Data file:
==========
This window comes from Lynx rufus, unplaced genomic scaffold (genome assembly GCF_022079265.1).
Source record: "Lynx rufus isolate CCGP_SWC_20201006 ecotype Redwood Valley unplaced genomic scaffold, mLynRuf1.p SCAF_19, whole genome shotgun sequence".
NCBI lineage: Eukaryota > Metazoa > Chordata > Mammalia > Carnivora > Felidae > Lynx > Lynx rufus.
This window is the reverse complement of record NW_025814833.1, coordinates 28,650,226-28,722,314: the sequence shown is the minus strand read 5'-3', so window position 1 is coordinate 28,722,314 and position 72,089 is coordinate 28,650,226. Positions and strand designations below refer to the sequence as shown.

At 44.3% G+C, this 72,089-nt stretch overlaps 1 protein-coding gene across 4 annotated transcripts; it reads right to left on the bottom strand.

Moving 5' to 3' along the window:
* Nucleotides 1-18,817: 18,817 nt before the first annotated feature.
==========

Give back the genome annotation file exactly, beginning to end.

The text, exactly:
This window comes from Lynx rufus, unplaced genomic scaffold (genome assembly GCF_022079265.1).
Source record: "Lynx rufus isolate CCGP_SWC_20201006 ecotype Redwood Valley unplaced genomic scaffold, mLynRuf1.p SCAF_19, whole genome shotgun sequence".
NCBI lineage: Eukaryota > Metazoa > Chordata > Mammalia > Carnivora > Felidae > Lynx > Lynx rufus.
This window is the reverse complement of record NW_025814833.1, coordinates 28,650,226-28,722,314: the sequence shown is the minus strand read 5'-3', so window position 1 is coordinate 28,722,314 and position 72,089 is coordinate 28,650,226. Positions and strand designations below refer to the sequence as shown.

At 44.3% G+C, this 72,089-nt stretch overlaps 1 protein-coding gene across 4 annotated transcripts; it reads right to left on the bottom strand.

Moving 5' to 3' along the window:
* Nucleotides 1-18,817: 18,817 nt before the first annotated feature.